So I have been reading a lot; only not reading to completion. I have about six pounds of books to trade in tomorrow and with this upcoming visit I think I'll break the $300 worth of store credit limit at Books-For-Less. (So if anyone needs to go book shopping on my tab; come on down.)
I'm getting more lenient in my old age: I upped my minimum page count for putting a book down to 100 this past week, though I should say it has since been reinstated at a firm 50. It's the Heroic/Epic fantasy conundrum again. I still want to like it. I still can't get past hundreds of pages of exposition, the host of introductions that don't yield story, the names--names of people, places that I can't come to terms with and seem to function with phonetic rules that govern no language ever used before--the info dumping dialogue, and other turn offs. I can only blame myself, but no more!
As of this week, I have no more Heroic/Epic fantasy to torment or tease myself with! It's all gone, but before I got rid of it, I tried to read, connect and enjoy each book.
I had two older collections of the The Year's Best Fantasy and Horror by Datlow and Windling in which I read all the stories by the 'big name' authors I was familiar with. Then I read three stories in each anthology by big name authors I didn't know and three from authors I'd never heard of. Fantasy has come a long way... Surprisingly, I really like the horror stuff I read; a comment that catches myself so off guard I can't expound on it further.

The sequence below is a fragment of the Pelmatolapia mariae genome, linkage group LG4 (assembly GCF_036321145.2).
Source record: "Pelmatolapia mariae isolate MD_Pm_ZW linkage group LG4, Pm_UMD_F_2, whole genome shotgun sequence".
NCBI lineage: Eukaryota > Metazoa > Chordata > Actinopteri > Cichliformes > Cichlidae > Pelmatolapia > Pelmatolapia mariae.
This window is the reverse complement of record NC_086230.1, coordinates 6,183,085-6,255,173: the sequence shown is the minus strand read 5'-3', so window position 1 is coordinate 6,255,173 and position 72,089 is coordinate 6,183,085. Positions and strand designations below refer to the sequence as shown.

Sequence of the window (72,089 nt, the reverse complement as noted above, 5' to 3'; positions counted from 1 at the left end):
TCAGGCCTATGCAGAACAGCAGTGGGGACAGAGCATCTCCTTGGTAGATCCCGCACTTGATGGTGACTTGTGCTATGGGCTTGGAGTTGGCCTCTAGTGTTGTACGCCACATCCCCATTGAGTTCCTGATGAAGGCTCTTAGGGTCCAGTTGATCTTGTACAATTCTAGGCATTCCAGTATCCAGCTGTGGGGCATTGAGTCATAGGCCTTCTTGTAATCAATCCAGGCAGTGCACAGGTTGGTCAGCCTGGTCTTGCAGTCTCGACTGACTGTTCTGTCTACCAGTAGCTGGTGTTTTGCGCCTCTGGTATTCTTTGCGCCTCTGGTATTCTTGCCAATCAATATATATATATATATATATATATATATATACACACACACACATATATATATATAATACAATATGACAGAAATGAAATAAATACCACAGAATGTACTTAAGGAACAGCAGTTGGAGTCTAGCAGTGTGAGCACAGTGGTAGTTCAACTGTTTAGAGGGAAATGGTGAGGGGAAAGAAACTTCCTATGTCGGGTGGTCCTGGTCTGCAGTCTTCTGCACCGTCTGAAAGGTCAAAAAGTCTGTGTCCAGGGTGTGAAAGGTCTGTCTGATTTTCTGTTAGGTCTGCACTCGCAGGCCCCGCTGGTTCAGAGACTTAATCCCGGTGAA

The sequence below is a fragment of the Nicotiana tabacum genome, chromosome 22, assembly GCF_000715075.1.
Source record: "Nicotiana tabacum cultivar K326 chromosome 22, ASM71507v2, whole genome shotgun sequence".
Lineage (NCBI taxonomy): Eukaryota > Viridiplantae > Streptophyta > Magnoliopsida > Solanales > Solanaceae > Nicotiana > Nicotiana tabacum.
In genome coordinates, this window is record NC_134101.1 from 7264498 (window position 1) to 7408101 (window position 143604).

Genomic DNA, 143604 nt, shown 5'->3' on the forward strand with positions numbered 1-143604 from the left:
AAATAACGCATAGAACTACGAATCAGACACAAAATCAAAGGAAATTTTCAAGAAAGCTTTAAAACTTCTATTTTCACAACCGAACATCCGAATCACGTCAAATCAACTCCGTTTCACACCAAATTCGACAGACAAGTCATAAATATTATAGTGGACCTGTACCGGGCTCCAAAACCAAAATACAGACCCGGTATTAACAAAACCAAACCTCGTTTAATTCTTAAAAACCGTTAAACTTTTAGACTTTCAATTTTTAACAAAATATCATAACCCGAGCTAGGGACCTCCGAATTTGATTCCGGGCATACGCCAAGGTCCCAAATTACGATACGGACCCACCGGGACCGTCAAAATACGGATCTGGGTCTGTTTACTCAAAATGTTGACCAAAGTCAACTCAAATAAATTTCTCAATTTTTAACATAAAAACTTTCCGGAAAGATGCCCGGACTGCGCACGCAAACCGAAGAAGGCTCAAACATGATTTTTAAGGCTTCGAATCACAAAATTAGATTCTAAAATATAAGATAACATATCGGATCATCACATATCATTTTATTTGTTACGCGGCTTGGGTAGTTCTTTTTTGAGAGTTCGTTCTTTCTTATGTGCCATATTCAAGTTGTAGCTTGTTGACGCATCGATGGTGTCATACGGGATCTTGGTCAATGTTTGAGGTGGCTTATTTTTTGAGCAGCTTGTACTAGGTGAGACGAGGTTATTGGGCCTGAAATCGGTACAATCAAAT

Finch by Jeff Vandermeer was perhaps too stylish and too trendy or too lacking in verbs, subjects, or specific pronouns for me to connect with--and I'm no grammer nazi. It was like going to out to a hipster bar to people watch: one drink, twenty minutes, any longer and you'll get a headache.
The overwhelming bulk of what is going out the door tomorrow are the first six books of Steven Erikson's The Malazan Book of the Fallen. They are all huge trade paperbacks. They all have gorgeous cover art, and after two hundred and thirty-six pages of Gardens of the Moon I can they are all the kind of fantasy I want to like but am having difficulties engaging with. I think I would hail these books the greatest ever had I discovered them ten years again.
The most interesting book whose fate has yet to be determined has been a short story collection Swords and Dark Magic by Jonathan Strahan and Lou Anders. I've skimmed through all the stories but declined to read for start to finish more than a handful. A lot of it is fun and easy to get caught up in; a lot of it takes itself a bit too seriously and becomes tedious early on.
Considering the 'genre' stuff I have read as of late and liked, the stuff targeted at 'young adults' or authors labeled as such have been much more fun to read. I've made note of this before, only I've never acted on my knowledge and looking into reading YA fantasy--which is probably exactly what I'd most enjoy. Recommendations?
I've read a lot of fiction on the screen this past month as well; all of which I'd consider fantasy, but I'm not sure any of it would be called 'genre.' Gabriel Garcia-Marquez, Michael Chabon, Peter Beagle, Jonathan Carroll, and Jonathan Lethem aren't genre names are they? (And considering how much genre and psuedo-genre lit I've read in the past week perhaps there should be a distinction made...)
Oh, I am sitting on one book review that should grace these pages in a short amount of time. It's some of the stuffy, high and mighty stuff that I seem to be taking more of a liking to. I think I've become a boring reader who watches the National book of the Year Award longlist and checks in on the Booker Prize.